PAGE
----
Thursday, May 22, 2008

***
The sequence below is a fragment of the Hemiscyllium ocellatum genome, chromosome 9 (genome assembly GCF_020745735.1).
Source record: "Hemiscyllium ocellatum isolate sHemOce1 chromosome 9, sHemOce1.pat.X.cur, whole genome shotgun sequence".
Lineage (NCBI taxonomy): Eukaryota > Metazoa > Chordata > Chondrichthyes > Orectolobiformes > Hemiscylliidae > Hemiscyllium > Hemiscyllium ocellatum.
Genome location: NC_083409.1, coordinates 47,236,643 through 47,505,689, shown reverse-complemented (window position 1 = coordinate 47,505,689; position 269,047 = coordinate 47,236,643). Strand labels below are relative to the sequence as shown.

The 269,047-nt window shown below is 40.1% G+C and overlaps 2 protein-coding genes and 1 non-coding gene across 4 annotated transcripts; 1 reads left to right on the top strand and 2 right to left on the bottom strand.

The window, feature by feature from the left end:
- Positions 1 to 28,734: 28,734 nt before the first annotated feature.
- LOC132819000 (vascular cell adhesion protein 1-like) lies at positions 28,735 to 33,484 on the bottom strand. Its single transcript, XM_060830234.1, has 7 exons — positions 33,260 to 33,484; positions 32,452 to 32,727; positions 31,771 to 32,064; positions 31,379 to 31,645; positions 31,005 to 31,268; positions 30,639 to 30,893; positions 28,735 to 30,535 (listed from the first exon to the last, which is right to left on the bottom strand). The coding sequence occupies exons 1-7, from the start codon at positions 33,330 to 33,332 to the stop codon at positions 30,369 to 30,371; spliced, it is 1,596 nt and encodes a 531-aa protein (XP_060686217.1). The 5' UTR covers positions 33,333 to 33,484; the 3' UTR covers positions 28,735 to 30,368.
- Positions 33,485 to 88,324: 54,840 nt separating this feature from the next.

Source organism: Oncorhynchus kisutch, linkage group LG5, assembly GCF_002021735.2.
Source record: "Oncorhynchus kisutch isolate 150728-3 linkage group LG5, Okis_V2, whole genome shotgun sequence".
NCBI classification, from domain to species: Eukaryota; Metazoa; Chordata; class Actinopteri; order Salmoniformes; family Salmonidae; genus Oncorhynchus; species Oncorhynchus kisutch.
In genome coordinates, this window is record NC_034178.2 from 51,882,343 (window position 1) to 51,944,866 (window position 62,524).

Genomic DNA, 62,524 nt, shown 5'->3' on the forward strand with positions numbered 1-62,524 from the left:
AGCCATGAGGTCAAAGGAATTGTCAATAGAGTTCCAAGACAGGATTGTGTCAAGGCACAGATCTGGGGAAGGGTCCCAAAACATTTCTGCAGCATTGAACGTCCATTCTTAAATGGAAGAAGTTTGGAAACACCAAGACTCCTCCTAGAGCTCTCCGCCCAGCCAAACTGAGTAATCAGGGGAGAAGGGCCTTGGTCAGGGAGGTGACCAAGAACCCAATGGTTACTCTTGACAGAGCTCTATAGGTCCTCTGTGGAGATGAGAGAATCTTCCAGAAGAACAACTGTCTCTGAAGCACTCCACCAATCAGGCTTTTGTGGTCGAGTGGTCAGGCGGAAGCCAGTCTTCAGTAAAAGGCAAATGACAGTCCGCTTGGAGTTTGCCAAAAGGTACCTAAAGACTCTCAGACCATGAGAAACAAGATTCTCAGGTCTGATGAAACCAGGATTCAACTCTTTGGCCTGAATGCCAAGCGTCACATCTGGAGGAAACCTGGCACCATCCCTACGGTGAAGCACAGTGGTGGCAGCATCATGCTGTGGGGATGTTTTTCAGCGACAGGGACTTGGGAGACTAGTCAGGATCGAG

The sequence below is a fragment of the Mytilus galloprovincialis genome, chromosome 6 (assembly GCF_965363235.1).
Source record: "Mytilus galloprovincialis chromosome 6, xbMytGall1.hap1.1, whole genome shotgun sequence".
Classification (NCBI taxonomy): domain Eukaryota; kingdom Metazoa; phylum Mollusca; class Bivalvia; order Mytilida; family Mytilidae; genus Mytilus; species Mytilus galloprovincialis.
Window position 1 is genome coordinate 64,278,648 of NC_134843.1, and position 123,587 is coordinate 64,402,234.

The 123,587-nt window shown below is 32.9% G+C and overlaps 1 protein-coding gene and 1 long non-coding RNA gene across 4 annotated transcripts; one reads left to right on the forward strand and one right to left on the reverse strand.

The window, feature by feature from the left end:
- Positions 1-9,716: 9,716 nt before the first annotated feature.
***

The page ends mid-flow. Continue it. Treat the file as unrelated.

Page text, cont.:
Travel… we’ll where to start with this. Leaving Colorado Springs on Monday we were all alive with anticipation of the trip and the adventures to come with the seemingly endless waiting for that moment to arrive. It didn’t take long to get into the thick of it all. Keith Lauren and Whitney took off for Denver early Monday morning and I followed not far behind. Anxious a bit nervous of traveling alone and really having no idea of what to expect, I loaded into my dads car and hit the road to the airport. Keith called in a frantic voice, saying that his passport had been misplaced and not far behind that Laurens flight had been canceled. The adventure had begun. I had been expecting that this would be the crux of the trip. Airports and the notoriously bad airline industry had left me feeling a bit jaded. It was simply time to press on. Whitney called me, “ looks like it’s you and I in Marseille.” My first flight was delayed by 30 minutes and I was looking at having a total of five to make my connection for Paris. Calmly I pulled myself from the airport floor and asked the ticket counter if they thought I would be all right. So it goes was all I could say to myself and in my mind I had to keep telling myself to go with the flow, repetitively I usurer in a new mantra. To my delight, as everyone else, Keith found his passport; Lauren however had been completely shamed. We pressed on. Missing my connection in Paris left Whitney solo in Marseille four extra hours but I made it through the crowds and onto the plane, I was ecstatic to say the least when I saw her in the Marseille airport. Climbing is a broad term: as a verb it describes the action but really it’s all of the things that are encompassed in the experience. My fear was dissolved when I finally ran into someone I knew but really it wasn’t so much fear as it was anticipation of going into something so foreign and unknown to me. I had never been to Europe and immediately I was immersed into the hustle and bustle of the busy crowded streets, and lack of vocabulary in the French language. Whitney had already picked up the car and we both had no idea of where we were in Marseille or where we needed to go. “ I don’t really know how to drive a stick shift,” she told me. Six stalls latter and a grand total of half a mile out of the Marseille airport we pulled a Chinese fire drill in the middle of traffic in the middle of a European roundabout. I took the wheel and knowing nothing about signs or about the language, nothing about speed limits I headed into the heart of the bustling Marseille. Marseille is a port city on the Mediterranean diverse and ancient, with a population of over two million people. We headed down to the old port, one of Europe’s oldest, dating back to the Roman Empire or sometime before. Easy driving led us into rush hour traffic, crazier than anything I have ever driven in. In search of Hotel HM, we continued into the heart of the ancient costal city. Large cruise ships, crazy motorcycle drivers cruising down the center of two lanes of bumper-to-bumper traffic; we were both exhausted after twenty hours of non-stop traffic. I continued to quietly mutter my new mantra, just go with the flow; it is what it is. We must have hit every street in the heart of Marseille, driving through this madness was unbelievably stressful, yet very exhilarating at the same time; it is what it is. The streets of Marseille are filled with people crossing streets, vague stoplights that mean nothing, buses, people, motorcycles, people, one way streets, pylons, streets that lead to more narrow streets. I was in the thick of it all, wanting nothing more than to find a place to relax, unwind, sleep off the heavy burden of travel encompassing my mind and body. After driving in crazy circles for over two hours, stopping by the police station for directions and eventually finding a subterranean parking garage we were able to settle in for the night and to acclimate to our surroundings. That first night was filled with the sounds of the city. Our French veranda opened up to the tumbled, cobbled streets of Marseille. Police sirens, yelling people, partying youth and screeching cats. I was awake but more than happy to take it all in. I fell sound a sleep, waking at odd hours with untapped energy; a woman walked the night street in clogging shoes on cobbled stones. We imagined the vacant sounds to be soothing, knowing we had a place to rest and to wait for our companions to arrive the following day. As light broke in Europe, night fell at home. My thoughts wondered to our friend still sitting in travel limbo, my family back home and the experience I had been a witness to in the fast pace world of Marseille. My adventures in driving the day before allowed me to take in the small cafés, neon lights of the pharmacies, small Internet cafes, and numerous bakeries. The craziness paved way for the logic of it all, as we ventured into the city on Wednesday. Before leaving I had vivid dreams of a world of tile roofs, ancient architecture and shuttered windows; immerged in an unfamiliar world. I was not disappointed to see that my dreams had come true, for better or worse, this was the adventure I had wanted and the experience I had hoped I would receive. We visited the Grand Cathedral of Notre Dame, walked inclined streets lined with ancient doors, indulged in the delicacies of European cafés, and ate French bread and submerged ourselves in the culture. The pace of life is fast but slow at the same time, an oxymoron of sorts, like the tortuous and the rabbit. People walk with purpose but take the time to buy a fresh loaf of bread for a long lunch in the square and to enjoy the pleasures of life. I witnessed only the hustle and bustle because of the numbers, not because of any hurry to live life at maximum speed, like I often do in America. I made sense of it all, there are similar shops such as community bakeries, or boutiques on each Rue, or street, and there are communities within each block. My experience in Marseille gave me insight to a broad world, and my understanding came with my short time there. When I slowed down so did the pace of life, and perhaps that is the meaning of it all. Perhaps that is my mantra, just perhaps, my experience here and my days of travel are all part of the greater adventure that climbing has to offer. We picked Keith up and soon there after, Lauren. One more night in Marseille we headed on our way. I spoke of my past, my present, and my moment with a late night beer with Lauren on our last night in Marseille. The beginning of this trip provided a greater perspective to my life, to my time here. Sitting here in La Palud under cloudy rainy skies, still not having touched a rock, I’m all the better for letting things beyond my control be just that. Perhaps we all could live better if we just let it ride, let ourselves feel uncomfortable but free to experience our experiences. Climbing will come, if only for a day, it really does not matter, I’m better for the hardships, I’m better for the time I’ve spent getting to know my friends. I’m better for having placed my self in this moment in my life. I know that our days of adventure are on the horizon. We just finished driving through the Verdon Gorge, stopping in for another cup of coffee under a rolling mist of fog, bright blue water beneath and bright blue skies above the mist, currently obscured to our eyes. A cloud is just that, a shroud of doubt and uncertainty, a blanket of emotions and a veil to be lifted. I’ve been ancy, pacing in my mind and tapping my fingers on a table of expectation. When I think back to this trip it may not be the climbing I remember, yet I’m sure it will be the conquering of a time of uncertainty in my life. If we can succeed in these moments of wet drought, we can succeed anywhere and over come any of the stagnate obstacles of our lives. This trip for me is not about the climbing, it is more about sharing this time with some of the best people in my life. Six years ago I lost my best friend in the world, I talked at length with Lauren our last night in Marseille about the meaning of this trip to me. I feel that by conquering my fears of the tumbled streets of Marseille, and to play in the clouds like children I will become all the more seasoned. As she put it to me today, “ I hope you are never crushed by your own spirit, I hope you always hold onto your child like mentality.” I know that if anything should come about this experience for me, I will be able to hold on without letting go. Climbing shall come soon enough. It has been sometime since I have opened myself to the world, six years to be exact and it has been sometime since I have felt my best friend Clay’s presence over me simply because I have neglected to open up and accept, not expect. Six years or sixty, this has already been an experience I will never forget, and really it has only just begun.